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Spiral Galaxy IC 365 & Spiral Galaxy NGC 891
Alex Hinga & Nick Genzink

Helix Nebula Orion Nebula
IC 365 - Alex Hinga

NGC 891- Nick Genzink

These are photos of spiral galaxies IC 365 and NGC 891. Galaxies are large groups of stars that are held together by gravity and orbit around a common center. Spiral galaxies get their name because of their shape. They are characterized as white disks with a yellowish bulge in the center and spiral arms that are usually blue in color. Star forming regions are located within the spiral arms. These regions usually appear red or pink in color. Spiral galaxies are unique because unlike eliptical and irregular galaxies, they are the only type of galaxy with constant star formation.

IC 365 is a spiral galaxy that was discovered in 1894 by the French astronomer Stephane Javelle. Generally spiral galaxies contain a lot of blue light because of the heat given off during star production. However, this image appears mostly in yellow and red wavelengths. Even though there is no blue light, this photo may be a more accurate representation as to how the galaxy would appear to the human eye. The blue wavelength can be especially difficult to pick up. Because of its size, distance, and the quality of our telescope, the wavelength is almost impossible to detect in this image. However, an interesting feature was detected in this picture. The orange smudge appearing in the upper left corner is actually another galaxy. The galaxy is too small to have been given a formal name. However it has been cateloged under the name 2MASX J04083779+6950160. Not much is known about this galaxy but it was an unexpected find in this image.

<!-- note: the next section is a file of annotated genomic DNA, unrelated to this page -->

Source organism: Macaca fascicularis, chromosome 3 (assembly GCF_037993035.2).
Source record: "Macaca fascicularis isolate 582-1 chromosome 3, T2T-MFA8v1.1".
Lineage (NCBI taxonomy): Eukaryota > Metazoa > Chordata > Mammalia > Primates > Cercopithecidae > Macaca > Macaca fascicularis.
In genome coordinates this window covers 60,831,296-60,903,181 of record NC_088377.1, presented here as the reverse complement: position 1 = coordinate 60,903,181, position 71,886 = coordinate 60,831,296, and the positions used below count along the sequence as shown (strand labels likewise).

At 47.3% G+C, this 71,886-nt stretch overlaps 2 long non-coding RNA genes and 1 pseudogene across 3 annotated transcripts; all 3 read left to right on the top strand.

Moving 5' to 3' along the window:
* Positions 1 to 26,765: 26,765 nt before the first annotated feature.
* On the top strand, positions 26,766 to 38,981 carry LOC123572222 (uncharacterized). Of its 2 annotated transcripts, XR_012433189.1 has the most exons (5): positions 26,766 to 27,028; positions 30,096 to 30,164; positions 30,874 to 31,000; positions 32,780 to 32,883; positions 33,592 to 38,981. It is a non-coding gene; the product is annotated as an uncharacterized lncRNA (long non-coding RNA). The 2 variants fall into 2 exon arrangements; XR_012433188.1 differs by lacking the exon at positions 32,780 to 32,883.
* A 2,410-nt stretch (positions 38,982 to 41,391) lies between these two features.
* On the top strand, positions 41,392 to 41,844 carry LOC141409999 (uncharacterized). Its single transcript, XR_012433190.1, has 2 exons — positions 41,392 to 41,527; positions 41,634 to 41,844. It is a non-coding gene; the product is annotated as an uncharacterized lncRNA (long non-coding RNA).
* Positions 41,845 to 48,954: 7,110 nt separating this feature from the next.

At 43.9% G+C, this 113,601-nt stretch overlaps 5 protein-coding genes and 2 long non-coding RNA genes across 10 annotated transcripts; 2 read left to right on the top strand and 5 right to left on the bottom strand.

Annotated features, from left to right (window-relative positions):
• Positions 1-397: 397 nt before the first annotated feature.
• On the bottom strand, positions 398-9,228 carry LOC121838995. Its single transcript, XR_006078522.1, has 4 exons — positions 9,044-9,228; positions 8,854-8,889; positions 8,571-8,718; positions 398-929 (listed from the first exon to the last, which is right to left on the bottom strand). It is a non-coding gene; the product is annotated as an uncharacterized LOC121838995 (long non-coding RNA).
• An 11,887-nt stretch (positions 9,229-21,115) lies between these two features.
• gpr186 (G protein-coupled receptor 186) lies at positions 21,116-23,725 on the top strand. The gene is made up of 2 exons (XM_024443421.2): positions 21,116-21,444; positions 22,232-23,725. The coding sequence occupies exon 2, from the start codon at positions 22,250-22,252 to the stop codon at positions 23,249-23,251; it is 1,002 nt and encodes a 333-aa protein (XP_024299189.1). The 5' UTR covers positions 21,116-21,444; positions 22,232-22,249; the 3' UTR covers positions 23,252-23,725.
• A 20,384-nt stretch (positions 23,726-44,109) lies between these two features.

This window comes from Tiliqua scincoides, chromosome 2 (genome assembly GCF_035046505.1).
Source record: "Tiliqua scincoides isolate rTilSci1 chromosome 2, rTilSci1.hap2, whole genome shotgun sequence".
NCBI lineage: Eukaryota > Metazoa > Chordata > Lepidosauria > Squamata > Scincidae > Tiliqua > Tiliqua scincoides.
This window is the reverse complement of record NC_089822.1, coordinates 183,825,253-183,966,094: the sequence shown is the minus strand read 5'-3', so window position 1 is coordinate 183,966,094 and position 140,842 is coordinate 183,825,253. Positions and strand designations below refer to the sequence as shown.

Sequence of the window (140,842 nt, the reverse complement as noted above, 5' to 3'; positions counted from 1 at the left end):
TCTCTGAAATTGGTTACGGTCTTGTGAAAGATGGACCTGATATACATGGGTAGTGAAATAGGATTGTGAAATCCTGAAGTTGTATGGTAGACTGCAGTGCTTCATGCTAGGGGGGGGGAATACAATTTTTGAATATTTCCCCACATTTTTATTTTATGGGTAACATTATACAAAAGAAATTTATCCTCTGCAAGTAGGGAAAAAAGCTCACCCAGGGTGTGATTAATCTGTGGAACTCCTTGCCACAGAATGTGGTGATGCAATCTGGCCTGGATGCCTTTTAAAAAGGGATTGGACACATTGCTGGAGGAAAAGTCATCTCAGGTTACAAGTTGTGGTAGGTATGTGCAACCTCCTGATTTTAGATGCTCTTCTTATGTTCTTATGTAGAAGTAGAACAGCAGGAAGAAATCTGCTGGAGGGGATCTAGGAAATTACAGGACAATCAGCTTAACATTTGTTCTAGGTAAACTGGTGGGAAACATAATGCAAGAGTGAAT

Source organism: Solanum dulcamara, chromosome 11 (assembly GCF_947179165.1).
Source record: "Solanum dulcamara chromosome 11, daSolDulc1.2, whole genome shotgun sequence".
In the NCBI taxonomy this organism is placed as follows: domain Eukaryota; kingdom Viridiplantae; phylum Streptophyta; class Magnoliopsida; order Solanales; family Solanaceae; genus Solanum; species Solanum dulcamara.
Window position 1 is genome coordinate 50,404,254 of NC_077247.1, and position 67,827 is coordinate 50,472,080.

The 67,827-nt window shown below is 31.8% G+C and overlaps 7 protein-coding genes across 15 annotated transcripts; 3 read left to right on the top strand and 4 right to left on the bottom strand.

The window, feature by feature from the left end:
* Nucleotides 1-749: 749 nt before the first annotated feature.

<Description of NGC 891 missing>

Both IC 365 and NGC 891 are spiral galaxies. In both of these your are able to see the central bulge. The central bulge also appears yellow in both images. This is to be expected because in spiral galaxies, the central bulge is an area where no star formation occurs. The yellow color indicates a cooler temperature which is to be expected because no star formation is occuring. Some aspects of the spiral arms, where star formation occurs is also visible in both images.

While these images both depict spiral galaxies, there are many differences in their appearance. One major difference is the angle at which the image was taken. An over head view of IC 365 is visible where as a side view of NGC 891 is visible.This means that in the image of NGC 891 you are able to see how the galaxy is relatively flat, except for the central bulge. The size of the objects are also different because NCG 891 is larger, closer, and brighter than IC 365. In the image of NGC 891 a lot of blue light is visible but that same light is not visible in the image of IC 365. Because of this, it appears as though NGC 891 is hotter than IC 365. However, it is difficult to be sure of the exact temperature of either galaxy because the blue filter did not pick up very much light in the image for IC 365. Another difference is that the spiral arms appear to be more tight in galaxy NGC 891. In galaxy NGC 891, you are also able to see some areas of star formation within the spiral arms. These areas are the redish specks within the blue of the spiral arms. No areas of star formation are visible in the image of IC 365.


Bennet, J., Donahue, M., Scneider, N., & Voit, M. (2015). The Cosmic Perspective Fundamentals (Second ed.). N.p.: Pearson. (Original work published 2010)

Seligmen, C. (2014, February 21). IC Objects: IC 350-399. In CSeligmen. Retrieved November 19, 2015, from

2MASX J04083779+6950160. (n.d.). In Sinbad. Retrieved November 19, 2015, from

Object IC 365 NGC 891
Right Ascension (J2000) 04:07:46  
Declination (J2000) 69:48:43  
Filters used B (Blue), C (Clear), R (Red), V (Green)  
Exposure time per filter B and C (300s x 2); V and R (150s)  
Image dimension 377x243 pixels; 8.17x5.27 arcminutes  
Date/time observed September 28, 2015, 12:05 UT  



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